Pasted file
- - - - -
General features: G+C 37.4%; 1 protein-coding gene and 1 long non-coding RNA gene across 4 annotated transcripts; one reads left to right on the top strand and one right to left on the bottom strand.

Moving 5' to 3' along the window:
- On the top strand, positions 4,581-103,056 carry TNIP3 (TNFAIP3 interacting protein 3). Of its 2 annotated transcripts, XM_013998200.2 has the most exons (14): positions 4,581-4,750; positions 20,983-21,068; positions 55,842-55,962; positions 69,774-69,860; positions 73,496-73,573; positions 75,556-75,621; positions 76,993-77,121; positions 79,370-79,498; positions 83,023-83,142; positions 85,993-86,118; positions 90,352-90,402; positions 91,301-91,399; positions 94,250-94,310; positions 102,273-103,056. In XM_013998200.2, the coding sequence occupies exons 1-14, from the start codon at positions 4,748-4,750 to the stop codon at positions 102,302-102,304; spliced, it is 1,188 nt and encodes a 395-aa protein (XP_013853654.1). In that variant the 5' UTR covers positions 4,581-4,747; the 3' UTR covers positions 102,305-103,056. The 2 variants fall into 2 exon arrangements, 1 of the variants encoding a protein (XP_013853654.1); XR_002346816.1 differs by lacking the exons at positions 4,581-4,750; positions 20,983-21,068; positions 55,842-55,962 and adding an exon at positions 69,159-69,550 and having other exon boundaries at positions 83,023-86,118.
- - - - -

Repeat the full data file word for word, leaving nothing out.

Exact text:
General features: G+C 37.4%; 1 protein-coding gene and 1 long non-coding RNA gene across 4 annotated transcripts; one reads left to right on the top strand and one right to left on the bottom strand.

Moving 5' to 3' along the window:
- On the top strand, positions 4,581-103,056 carry TNIP3 (TNFAIP3 interacting protein 3). Of its 2 annotated transcripts, XM_013998200.2 has the most exons (14): positions 4,581-4,750; positions 20,983-21,068; positions 55,842-55,962; positions 69,774-69,860; positions 73,496-73,573; positions 75,556-75,621; positions 76,993-77,121; positions 79,370-79,498; positions 83,023-83,142; positions 85,993-86,118; positions 90,352-90,402; positions 91,301-91,399; positions 94,250-94,310; positions 102,273-103,056. In XM_013998200.2, the coding sequence occupies exons 1-14, from the start codon at positions 4,748-4,750 to the stop codon at positions 102,302-102,304; spliced, it is 1,188 nt and encodes a 395-aa protein (XP_013853654.1). In that variant the 5' UTR covers positions 4,581-4,747; the 3' UTR covers positions 102,305-103,056. The 2 variants fall into 2 exon arrangements, 1 of the variants encoding a protein (XP_013853654.1); XR_002346816.1 differs by lacking the exons at positions 4,581-4,750; positions 20,983-21,068; positions 55,842-55,962 and adding an exon at positions 69,159-69,550 and having other exon boundaries at positions 83,023-86,118.